Waaaaay back in the early-to-mid 1990s, my dad sent me a box of 3.5" floppies. On these floppies was Slackware Linux. I don't remember the version, but I think I have most of them kicking around still, so if I felt the need, I might dig them up and see if I can install enough to get a version number from it. What I do remember is that it had kernel version 0.99pl10 on it.

Since my introduction to Linux on Slackware, I've used Red Hat/Fedora/CentOS (professionally and personally), Debian/Devuan, Arch, and Aurora (a Red Hat derivative for use on the Sun SPARC platform), in no particular order.

It's interesting, having to find all the dependencies again and having to re-compile kernels to get something newer than what comes in the box.

A simple reason...

Posted by Timex on Saturday May 07, 2016 @02:24AM (#2634879)
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I'm writing this here, largely because I don't trust Facebook to not remove the post when someone gets all butt-hurt about the subject matter.

If you're going to read this, I encourage you to read through the whole thing before you decide to trigger off of one or two phrases I choose to use.

That said...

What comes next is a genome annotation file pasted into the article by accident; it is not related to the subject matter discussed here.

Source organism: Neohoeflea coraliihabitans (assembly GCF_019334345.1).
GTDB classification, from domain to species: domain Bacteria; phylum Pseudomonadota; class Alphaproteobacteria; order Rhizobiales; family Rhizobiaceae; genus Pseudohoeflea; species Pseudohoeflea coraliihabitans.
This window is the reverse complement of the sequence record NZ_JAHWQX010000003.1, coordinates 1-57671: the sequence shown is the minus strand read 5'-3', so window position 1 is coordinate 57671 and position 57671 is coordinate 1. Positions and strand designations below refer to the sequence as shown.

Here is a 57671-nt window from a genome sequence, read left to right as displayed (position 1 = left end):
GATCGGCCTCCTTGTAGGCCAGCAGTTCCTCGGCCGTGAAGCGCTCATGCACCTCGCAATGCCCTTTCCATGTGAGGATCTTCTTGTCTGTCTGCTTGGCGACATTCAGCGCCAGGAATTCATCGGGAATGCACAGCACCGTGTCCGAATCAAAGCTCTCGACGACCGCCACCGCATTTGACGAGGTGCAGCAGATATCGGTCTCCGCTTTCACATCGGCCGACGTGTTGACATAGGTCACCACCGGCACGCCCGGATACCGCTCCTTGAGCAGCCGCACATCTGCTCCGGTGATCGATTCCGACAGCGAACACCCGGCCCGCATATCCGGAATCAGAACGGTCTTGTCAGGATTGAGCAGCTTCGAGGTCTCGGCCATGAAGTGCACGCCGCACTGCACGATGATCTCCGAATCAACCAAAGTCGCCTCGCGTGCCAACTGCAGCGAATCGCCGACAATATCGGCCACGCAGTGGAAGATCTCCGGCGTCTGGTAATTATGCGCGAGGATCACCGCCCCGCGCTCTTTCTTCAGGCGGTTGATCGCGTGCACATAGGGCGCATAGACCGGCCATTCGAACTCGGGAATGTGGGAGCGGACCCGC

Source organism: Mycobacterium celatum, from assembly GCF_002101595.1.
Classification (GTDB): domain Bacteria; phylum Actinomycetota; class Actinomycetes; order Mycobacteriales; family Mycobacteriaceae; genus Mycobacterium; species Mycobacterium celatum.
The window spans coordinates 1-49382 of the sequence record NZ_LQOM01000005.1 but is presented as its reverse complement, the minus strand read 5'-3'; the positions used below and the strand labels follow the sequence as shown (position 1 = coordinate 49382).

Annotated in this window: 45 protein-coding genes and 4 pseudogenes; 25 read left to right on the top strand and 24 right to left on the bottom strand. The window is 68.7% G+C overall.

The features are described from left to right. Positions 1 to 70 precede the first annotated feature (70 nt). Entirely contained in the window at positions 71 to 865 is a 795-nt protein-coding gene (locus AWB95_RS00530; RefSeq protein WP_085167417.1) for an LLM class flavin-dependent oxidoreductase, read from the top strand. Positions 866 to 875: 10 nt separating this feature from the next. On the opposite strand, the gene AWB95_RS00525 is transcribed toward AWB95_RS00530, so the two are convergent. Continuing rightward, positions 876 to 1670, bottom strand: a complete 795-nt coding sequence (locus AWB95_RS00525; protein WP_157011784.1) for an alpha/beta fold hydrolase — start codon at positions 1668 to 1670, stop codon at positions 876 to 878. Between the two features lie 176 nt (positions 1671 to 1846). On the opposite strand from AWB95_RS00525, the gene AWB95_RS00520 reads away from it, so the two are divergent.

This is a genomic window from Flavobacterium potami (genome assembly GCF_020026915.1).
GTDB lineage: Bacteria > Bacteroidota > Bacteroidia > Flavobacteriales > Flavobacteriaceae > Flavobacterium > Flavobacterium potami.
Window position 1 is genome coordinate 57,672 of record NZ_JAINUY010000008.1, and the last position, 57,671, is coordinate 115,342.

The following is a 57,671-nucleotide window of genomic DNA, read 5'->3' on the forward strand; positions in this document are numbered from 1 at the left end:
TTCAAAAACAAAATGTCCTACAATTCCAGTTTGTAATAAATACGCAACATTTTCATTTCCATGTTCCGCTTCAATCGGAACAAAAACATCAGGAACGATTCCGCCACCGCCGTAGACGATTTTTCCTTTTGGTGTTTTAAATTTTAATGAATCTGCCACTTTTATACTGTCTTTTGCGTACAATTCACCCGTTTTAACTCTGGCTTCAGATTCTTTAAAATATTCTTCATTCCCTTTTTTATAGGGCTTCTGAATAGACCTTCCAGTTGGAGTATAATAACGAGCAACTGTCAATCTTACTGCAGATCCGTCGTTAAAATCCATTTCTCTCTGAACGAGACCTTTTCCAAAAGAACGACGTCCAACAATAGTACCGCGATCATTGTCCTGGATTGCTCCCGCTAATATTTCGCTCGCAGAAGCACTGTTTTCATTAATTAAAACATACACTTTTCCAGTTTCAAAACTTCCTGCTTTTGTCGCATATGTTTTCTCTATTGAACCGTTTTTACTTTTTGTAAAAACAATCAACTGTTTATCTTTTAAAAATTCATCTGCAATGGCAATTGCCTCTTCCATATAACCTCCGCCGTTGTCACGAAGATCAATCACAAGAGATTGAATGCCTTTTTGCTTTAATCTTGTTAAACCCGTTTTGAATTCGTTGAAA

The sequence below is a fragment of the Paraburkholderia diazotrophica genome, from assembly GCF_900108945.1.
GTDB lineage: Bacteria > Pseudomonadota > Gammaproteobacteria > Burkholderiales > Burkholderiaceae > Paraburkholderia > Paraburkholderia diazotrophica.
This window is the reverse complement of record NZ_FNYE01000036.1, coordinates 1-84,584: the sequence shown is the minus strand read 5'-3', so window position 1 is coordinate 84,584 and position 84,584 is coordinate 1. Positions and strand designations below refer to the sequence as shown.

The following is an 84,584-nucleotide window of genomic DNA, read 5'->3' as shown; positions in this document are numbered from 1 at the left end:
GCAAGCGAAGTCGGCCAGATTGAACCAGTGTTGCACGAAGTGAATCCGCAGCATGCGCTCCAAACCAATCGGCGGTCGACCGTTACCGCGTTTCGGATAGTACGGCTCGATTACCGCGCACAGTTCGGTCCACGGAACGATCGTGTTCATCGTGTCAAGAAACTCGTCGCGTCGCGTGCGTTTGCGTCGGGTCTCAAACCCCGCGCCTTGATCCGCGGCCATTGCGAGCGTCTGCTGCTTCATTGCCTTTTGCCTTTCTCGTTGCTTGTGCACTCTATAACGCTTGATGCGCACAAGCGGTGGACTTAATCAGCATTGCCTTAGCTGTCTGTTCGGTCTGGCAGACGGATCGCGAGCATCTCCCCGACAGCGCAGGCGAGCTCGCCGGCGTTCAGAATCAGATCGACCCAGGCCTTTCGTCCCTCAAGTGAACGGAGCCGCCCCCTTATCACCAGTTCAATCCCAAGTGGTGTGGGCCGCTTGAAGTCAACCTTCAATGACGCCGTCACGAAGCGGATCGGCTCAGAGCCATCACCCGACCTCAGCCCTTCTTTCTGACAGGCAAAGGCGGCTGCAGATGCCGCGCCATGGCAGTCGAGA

I have one simple reason why people (in the US) should vote for Donald Trump: he's a white man.

I don't mean that in the raaaacist sense. Consider this:
  • The President of the United States can be impeached for "high crimes and misdemeanors". The details are pretty-much up to the House of Representatives to decide what constitutes "misdemeanor". This could be evidenced as recently as December 19, 1998, when Clinton was impeached by the House of Representatives.
  • If Hillary were elected, nobody in Washington would even dream of attempting to impeach her. Who wants to go on record as being the one to initiate impeachment proceedings against the first woman president? Seriously, that's the same mindset that has protected Obama-- There have been lots of people trying to get the House to consider impeachment proceedings against him for any of several dozen actions he's responsible for, but nobody wants to have that hanging over their head in an election year, especially if the impeachment failed to pass. A win for Hillary would give her permission to do whatever the heck she pleased, with absolutely no concern for repercussions. It has worked for Obama, it will work for her.
  • If Trump were president, there is not a soul in Washington that would not hesitate to attempt to impeach him if he messed-up. People in Washington hate him so much, I'd be surprised if he finished his first term (remember that first point?). Even if he did finish it, the likelihood of him performing well enough to justify a second term is pretty slim at this stage of the game.

In short: Nobody wants to take the blame for attempting to impeach the first $CHARACTERISTIC president. Trump has no characteristic that would possibly protect him if he screwed things up: he cannot play a race card or a sexism card. He's got nothin'.

He's got everything to lose by getting impeached and everything to gain by doing the Right Things.

I have a theory that it's impossible to prove anything, but I can't prove it.